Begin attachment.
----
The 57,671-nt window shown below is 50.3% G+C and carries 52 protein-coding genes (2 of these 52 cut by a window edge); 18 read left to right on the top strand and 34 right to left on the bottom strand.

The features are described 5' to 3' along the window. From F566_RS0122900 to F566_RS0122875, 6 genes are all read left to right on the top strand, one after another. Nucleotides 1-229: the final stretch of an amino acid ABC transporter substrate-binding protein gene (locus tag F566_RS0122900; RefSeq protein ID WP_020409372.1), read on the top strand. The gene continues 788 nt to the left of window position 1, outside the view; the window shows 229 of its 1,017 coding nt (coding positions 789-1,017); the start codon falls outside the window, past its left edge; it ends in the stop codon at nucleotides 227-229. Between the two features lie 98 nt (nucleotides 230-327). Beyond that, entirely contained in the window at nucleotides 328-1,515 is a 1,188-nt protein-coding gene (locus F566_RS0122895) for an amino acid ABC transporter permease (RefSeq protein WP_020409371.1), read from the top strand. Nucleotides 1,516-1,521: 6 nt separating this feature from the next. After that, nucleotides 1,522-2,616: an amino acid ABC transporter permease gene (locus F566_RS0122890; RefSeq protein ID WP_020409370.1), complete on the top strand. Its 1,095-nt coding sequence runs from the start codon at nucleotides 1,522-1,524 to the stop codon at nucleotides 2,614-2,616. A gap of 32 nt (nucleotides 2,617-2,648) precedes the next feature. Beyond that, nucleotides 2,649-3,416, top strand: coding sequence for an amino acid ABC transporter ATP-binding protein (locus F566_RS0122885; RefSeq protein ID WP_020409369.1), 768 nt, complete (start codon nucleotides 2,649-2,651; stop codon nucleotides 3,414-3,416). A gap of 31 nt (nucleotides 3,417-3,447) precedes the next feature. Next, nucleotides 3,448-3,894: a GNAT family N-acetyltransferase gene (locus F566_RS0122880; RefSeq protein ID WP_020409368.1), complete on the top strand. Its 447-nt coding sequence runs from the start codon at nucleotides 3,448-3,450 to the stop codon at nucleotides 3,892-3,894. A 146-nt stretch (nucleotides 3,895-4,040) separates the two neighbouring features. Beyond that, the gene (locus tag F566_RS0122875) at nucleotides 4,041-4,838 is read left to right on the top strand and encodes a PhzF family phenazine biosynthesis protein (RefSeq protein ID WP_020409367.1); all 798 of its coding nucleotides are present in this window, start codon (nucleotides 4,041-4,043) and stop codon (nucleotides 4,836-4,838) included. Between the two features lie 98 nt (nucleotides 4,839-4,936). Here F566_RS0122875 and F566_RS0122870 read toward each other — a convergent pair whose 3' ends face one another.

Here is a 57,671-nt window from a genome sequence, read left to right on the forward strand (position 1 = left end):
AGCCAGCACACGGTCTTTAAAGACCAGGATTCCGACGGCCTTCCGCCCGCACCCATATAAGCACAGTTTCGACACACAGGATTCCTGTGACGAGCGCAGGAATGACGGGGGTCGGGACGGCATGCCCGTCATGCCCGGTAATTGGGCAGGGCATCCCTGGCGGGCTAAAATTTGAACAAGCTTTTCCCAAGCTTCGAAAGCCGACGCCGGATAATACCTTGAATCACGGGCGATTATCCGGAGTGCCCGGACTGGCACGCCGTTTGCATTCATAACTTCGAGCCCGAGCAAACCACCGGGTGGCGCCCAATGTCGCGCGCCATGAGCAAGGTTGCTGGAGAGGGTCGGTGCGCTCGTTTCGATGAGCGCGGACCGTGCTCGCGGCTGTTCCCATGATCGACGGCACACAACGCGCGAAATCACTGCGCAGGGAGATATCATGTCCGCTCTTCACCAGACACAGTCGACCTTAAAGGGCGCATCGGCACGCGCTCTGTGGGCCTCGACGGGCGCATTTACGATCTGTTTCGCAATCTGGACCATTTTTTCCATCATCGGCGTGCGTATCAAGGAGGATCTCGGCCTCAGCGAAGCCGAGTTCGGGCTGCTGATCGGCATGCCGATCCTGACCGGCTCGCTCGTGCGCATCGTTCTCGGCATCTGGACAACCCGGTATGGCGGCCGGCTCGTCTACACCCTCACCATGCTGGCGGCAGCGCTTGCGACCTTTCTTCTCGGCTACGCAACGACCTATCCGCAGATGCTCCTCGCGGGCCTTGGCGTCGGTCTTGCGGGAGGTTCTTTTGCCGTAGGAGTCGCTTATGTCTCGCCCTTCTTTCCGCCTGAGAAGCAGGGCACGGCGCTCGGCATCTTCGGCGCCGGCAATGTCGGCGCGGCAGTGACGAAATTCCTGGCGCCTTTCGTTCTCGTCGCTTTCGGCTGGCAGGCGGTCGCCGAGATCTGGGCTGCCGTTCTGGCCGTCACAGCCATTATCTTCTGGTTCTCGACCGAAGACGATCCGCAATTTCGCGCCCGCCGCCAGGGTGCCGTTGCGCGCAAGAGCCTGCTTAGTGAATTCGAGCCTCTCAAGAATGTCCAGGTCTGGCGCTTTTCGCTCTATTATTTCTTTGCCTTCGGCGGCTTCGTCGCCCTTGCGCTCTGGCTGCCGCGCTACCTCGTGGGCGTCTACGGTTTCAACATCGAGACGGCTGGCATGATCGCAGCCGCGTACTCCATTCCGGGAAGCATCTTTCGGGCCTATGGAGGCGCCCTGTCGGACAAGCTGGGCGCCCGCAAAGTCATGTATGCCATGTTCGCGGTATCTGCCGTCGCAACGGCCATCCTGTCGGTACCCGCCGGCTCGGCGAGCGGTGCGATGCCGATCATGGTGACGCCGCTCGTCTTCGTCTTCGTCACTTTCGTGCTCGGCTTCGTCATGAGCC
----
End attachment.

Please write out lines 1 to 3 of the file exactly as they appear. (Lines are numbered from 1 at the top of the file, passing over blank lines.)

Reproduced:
The 57,671-nt window shown below is 50.3% G+C and carries 52 protein-coding genes (2 of these 52 cut by a window edge); 18 read left to right on the top strand and 34 right to left on the bottom strand.

The features are described 5' to 3' along the window. From F566_RS0122900 to F566_RS0122875, 6 genes are all read left to right on the top strand, one after another. Nucleotides 1-229: the final stretch of an amino acid ABC transporter substrate-binding protein gene (locus tag F566_RS0122900; RefSeq protein ID WP_020409372.1), read on the top strand. The gene continues 788 nt to the left of window position 1, outside the view; the window shows 229 of its 1,017 coding nt (coding positions 789-1,017); the start codon falls outside the window, past its left edge; it ends in the stop codon at nucleotides 227-229. Between the two features lie 98 nt (nucleotides 230-327). Beyond that, entirely contained in the window at nucleotides 328-1,515 is a 1,188-nt protein-coding gene (locus F566_RS0122895) for an amino acid ABC transporter permease (RefSeq protein WP_020409371.1), read from the top strand. Nucleotides 1,516-1,521: 6 nt separating this feature from the next. After that, nucleotides 1,522-2,616: an amino acid ABC transporter permease gene (locus F566_RS0122890; RefSeq protein ID WP_020409370.1), complete on the top strand. Its 1,095-nt coding sequence runs from the start codon at nucleotides 1,522-1,524 to the stop codon at nucleotides 2,614-2,616. A gap of 32 nt (nucleotides 2,617-2,648) precedes the next feature. Beyond that, nucleotides 2,649-3,416, top strand: coding sequence for an amino acid ABC transporter ATP-binding protein (locus F566_RS0122885; RefSeq protein ID WP_020409369.1), 768 nt, complete (start codon nucleotides 2,649-2,651; stop codon nucleotides 3,414-3,416). A gap of 31 nt (nucleotides 3,417-3,447) precedes the next feature. Next, nucleotides 3,448-3,894: a GNAT family N-acetyltransferase gene (locus F566_RS0122880; RefSeq protein ID WP_020409368.1), complete on the top strand. Its 447-nt coding sequence runs from the start codon at nucleotides 3,448-3,450 to the stop codon at nucleotides 3,892-3,894. A 146-nt stretch (nucleotides 3,895-4,040) separates the two neighbouring features. Beyond that, the gene (locus tag F566_RS0122875) at nucleotides 4,041-4,838 is read left to right on the top strand and encodes a PhzF family phenazine biosynthesis protein (RefSeq protein ID WP_020409367.1); all 798 of its coding nucleotides are present in this window, start codon (nucleotides 4,041-4,043) and stop codon (nucleotides 4,836-4,838) included. Between the two features lie 98 nt (nucleotides 4,839-4,936). Here F566_RS0122875 and F566_RS0122870 read toward each other — a convergent pair whose 3' ends face one another.

Here is a 57,671-nt window from a genome sequence, read left to right on the forward strand (position 1 = left end):